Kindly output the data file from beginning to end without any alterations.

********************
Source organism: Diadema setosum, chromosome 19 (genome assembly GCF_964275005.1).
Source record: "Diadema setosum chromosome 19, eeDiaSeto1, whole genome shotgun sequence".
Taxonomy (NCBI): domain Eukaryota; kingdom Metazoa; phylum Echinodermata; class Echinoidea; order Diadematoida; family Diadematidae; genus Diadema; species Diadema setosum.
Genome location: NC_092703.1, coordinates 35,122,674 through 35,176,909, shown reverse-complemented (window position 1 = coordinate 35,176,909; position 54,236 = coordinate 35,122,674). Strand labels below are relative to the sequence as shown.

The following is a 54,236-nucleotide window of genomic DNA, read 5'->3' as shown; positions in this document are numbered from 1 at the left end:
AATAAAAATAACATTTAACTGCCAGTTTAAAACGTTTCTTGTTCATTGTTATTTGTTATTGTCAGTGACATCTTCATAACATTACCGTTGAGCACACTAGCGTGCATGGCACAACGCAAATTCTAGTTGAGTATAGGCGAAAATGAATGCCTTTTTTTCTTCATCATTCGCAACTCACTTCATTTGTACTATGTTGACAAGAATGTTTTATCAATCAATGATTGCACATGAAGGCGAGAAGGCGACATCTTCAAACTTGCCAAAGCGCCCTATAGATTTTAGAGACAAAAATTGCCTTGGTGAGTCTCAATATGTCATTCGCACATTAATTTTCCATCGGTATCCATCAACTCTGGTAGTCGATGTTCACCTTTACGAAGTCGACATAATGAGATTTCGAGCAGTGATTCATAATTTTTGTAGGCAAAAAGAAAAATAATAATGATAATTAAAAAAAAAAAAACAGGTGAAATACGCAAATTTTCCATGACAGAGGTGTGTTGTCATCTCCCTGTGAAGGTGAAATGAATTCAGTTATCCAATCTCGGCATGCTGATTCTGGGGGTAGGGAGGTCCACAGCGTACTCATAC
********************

Source organism: Diadema setosum, chromosome 19 (genome assembly GCF_964275005.1).
Source record: "Diadema setosum chromosome 19, eeDiaSeto1, whole genome shotgun sequence".
Taxonomy (NCBI): domain Eukaryota; kingdom Metazoa; phylum Echinodermata; class Echinoidea; order Diadematoida; family Diadematidae; genus Diadema; species Diadema setosum.
Genome location: NC_092703.1, coordinates 35,122,674 through 35,176,909, shown reverse-complemented (window position 1 = coordinate 35,176,909; position 54,236 = coordinate 35,122,674). Strand labels below are relative to the sequence as shown.

The following is a 54,236-nucleotide window of genomic DNA, read 5'->3' as shown; positions in this document are numbered from 1 at the left end:
AATAAAAATAACATTTAACTGCCAGTTTAAAACGTTTCTTGTTCATTGTTATTTGTTATTGTCAGTGACATCTTCATAACATTACCGTTGAGCACACTAGCGTGCATGGCACAACGCAAATTCTAGTTGAGTATAGGCGAAAATGAATGCCTTTTTTTCTTCATCATTCGCAACTCACTTCATTTGTACTATGTTGACAAGAATGTTTTATCAATCAATGATTGCACATGAAGGCGAGAAGGCGACATCTTCAAACTTGCCAAAGCGCCCTATAGATTTTAGAGACAAAAATTGCCTTGGTGAGTCTCAATATGTCATTCGCACATTAATTTTCCATCGGTATCCATCAACTCTGGTAGTCGATGTTCACCTTTACGAAGTCGACATAATGAGATTTCGAGCAGTGATTCATAATTTTTGTAGGCAAAAAGAAAAATAATAATGATAATTAAAAAAAAAAAAACAGGTGAAATACGCAAATTTTCCATGACAGAGGTGTGTTGTCATCTCCCTGTGAAGGTGAAATGAATTCAGTTATCCAATCTCGGCATGCTGATTCTGGGGGTAGGGAGGTCCACAGCGTACTCATAC